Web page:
By Parker Marie Molloy
Originally published on Advocate.com January 07 2014 11:48 AM ET
Opponents of laws and policies that allow trans people access to restrooms, locker rooms, and changing rooms that correspond with their gender identity often cite hypothetical examples playing on the fear that cisgender (nontrans) people will abuse these policies in an effort to sexually assault or otherwise harm a person of the opposite sex.
Typically, the hypothetical situation goes something like this: A man walks into a women’s restroom, does something lewd, and then gets away with the act by claiming to be transgender. While this is a frightening concept, claims that this kind of harassment is inevitable when trans people are granted equal access lack one critical detail: There have been no reported, verifiable instances of such harassment. In one recent example, a conservative California group claimed that a transgender teenager in Colorado was harassing cisgender students in the bathroom. When the school district and police confirmed that no harassment took place, the group essentially admitted as much, amending its claim to allege that the trans student's presence in the bathroom was "inherently harassing."
On Saturday, Ken Gallinger, the Toronto Star’s “Ethically Speaking” columnist, published unsubstantiated claims that a transgender woman went out of her way to perform inappropriate acts in a women’s locker room. The letter to Gallinger’s column reads:
“I am a senior woman. Recently, a ‘man’ claiming to be transgender, who had not yet begun physical treatments, was permitted by our local Y[MCA] to use the women’s locker room. There are no secure change rooms. The person they allowed in was not courteous and stared at me while I struggled out of a wet bathing suit. He was naked, had an erection and playfully asked ‘do you come here often?’ I understand that gender is no longer judged solely by genitalia, but does a brief contact with the duty manager mean that men not yet committed to gender reassignment are free to disrobe anywhere they choose?”
Gallinger’s response went on to state his belief that transgender women "have the absolute right to use the women’s change room," and that “a transgender woman is a woman, full stop." What Gallinger failed to do, as reported by Cristan Williams and Autumn Sandeen at Transadvocate, was verify that this event did in fact occur.
Sandeen reached out to Gallinger via email in an effort to find out what, if any, vetting he did before publishing this letter.
"It is, of course, not possible for me to substantiate most of the stories I'm told, and frankly, I don’t try," Gallinger replied. "My general policy is to deal with issues as they are presented." It seems as though the only background Gallinger did prior to publishing the anonymous letter was verifying that it came from a valid email address.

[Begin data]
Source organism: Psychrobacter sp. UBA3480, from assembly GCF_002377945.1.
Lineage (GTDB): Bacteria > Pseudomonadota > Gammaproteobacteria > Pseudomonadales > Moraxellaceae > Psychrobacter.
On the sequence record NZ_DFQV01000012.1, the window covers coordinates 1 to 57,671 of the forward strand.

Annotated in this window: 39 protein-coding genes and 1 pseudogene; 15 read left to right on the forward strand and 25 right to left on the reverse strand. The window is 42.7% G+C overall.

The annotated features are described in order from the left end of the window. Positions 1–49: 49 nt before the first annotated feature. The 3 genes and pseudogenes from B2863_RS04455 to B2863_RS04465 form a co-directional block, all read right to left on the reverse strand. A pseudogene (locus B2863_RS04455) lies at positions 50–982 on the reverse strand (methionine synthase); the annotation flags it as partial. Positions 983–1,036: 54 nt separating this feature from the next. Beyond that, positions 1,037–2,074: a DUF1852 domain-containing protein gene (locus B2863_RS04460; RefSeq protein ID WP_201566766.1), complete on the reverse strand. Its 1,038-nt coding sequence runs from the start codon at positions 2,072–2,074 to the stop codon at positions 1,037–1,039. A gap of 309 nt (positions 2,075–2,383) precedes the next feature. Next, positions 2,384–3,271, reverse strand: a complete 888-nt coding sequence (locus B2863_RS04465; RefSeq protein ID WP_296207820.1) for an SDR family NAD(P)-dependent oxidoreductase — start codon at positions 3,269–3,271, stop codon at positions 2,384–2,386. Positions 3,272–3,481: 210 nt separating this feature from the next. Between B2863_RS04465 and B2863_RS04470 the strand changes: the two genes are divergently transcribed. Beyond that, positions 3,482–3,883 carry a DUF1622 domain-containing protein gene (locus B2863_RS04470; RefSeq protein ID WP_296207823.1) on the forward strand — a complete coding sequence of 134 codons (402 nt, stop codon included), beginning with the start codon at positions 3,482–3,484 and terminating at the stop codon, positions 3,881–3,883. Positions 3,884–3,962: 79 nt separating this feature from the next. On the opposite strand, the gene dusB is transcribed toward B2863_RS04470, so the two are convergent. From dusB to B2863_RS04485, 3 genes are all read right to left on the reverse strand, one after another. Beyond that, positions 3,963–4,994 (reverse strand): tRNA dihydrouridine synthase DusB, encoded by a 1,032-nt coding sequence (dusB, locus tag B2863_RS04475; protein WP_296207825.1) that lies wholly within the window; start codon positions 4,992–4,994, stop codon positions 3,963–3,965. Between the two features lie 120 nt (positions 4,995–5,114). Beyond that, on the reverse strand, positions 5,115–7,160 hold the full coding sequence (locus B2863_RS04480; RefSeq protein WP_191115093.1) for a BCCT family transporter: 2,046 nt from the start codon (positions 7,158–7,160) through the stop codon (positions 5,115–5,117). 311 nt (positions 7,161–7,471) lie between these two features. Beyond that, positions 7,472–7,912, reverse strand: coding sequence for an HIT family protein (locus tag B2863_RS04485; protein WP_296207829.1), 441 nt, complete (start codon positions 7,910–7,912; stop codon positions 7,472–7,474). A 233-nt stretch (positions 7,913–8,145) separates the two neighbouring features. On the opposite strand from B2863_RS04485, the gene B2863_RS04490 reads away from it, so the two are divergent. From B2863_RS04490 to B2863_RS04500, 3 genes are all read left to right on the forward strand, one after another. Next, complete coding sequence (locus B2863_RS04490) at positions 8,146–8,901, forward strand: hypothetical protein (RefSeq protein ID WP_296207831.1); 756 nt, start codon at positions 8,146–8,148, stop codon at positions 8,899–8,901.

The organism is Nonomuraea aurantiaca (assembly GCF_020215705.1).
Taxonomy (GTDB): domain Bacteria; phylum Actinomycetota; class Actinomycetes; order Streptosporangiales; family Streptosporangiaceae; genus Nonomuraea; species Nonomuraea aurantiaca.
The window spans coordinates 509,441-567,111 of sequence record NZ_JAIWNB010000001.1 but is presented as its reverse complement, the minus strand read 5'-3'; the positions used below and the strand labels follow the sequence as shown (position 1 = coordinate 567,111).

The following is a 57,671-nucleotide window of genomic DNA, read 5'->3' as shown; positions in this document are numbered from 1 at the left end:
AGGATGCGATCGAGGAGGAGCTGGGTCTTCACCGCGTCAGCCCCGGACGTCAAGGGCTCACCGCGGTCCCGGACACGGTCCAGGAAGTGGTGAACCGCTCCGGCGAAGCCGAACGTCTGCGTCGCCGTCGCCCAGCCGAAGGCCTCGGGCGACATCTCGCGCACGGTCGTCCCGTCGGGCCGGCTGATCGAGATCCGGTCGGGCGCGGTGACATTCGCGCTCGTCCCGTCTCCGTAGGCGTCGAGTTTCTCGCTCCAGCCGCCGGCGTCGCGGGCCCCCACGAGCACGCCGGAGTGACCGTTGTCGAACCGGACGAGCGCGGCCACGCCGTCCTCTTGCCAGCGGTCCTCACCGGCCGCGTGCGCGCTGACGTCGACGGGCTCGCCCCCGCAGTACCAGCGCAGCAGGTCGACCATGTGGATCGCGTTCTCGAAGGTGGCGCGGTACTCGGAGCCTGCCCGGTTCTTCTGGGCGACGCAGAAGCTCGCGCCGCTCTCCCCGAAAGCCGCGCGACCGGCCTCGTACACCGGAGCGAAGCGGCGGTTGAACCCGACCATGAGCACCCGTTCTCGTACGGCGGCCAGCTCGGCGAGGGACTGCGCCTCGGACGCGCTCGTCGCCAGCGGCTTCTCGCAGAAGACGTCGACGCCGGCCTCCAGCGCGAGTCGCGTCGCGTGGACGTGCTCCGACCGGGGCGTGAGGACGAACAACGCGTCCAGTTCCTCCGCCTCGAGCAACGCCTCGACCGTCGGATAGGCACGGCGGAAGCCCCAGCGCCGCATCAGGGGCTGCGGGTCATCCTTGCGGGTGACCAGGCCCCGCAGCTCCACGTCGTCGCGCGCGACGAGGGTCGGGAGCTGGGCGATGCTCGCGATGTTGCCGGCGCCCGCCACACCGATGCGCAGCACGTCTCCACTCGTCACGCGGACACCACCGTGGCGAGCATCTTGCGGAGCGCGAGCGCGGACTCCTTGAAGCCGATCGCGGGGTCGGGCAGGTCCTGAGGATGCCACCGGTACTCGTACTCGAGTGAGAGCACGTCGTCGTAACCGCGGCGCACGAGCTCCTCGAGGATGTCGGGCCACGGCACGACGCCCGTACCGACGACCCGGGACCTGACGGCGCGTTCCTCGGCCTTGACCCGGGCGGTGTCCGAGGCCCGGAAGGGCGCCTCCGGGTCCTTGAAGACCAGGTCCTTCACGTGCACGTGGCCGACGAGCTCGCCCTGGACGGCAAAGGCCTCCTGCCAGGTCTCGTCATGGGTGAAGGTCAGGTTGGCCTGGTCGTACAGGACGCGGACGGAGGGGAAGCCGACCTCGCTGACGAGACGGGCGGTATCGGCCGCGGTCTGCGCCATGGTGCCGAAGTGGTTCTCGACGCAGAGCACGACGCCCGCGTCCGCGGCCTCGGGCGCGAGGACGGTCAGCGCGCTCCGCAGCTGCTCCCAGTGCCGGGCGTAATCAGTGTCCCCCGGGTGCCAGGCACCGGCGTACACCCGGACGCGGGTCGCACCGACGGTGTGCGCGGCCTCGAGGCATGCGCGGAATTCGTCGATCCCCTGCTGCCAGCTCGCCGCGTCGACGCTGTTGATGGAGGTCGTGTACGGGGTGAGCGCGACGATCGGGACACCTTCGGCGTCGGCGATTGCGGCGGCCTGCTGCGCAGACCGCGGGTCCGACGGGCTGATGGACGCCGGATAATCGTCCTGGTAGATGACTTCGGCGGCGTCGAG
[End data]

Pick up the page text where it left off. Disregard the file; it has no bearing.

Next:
Williams argues that it was irresponsible for Gallinger to publish this letter without at least reaching out to area YMCAs to confirm that a situation like this did occur. After all, the letter did claim that this individual had checked in with a YMCA staffer, informing them of their supposed transgender status. Williams called every Toronto-area YMCA in an attempt to give credibility to this anonymous letter.
"No complaint or even rumor of anything like this exists in Toronto-area YMCAs," Williams reports. "Every Toronto area YMCA was shocked to learn that an unsubstantiated claim like this was propagated by the Toronto Star. Every Toronto-area YMCA confirmed that nobody had made any complaint concerning anything even remotely similar to the claim made in the Toronto Star."
"We are invited to accept the ridiculous narrative that this behavior is permissible because Toronto has a trans equality law," Williams continues. She then goes on to highlight the times when similar but unverifiable incidents were reported in Maryland, Washington, California, Colorado, and Texas.
Conservative groups and antitransgender activists have a long history of using tactics like this as a method to both raise funds and attempt to sway public opinion on transgender people and nondiscrimination laws. Kelli Busey at the blog PlaneTransgender contends that Gallinger’s publishing this letter without providing a valid source was "highly unethical" and an instance of "lazy journalism."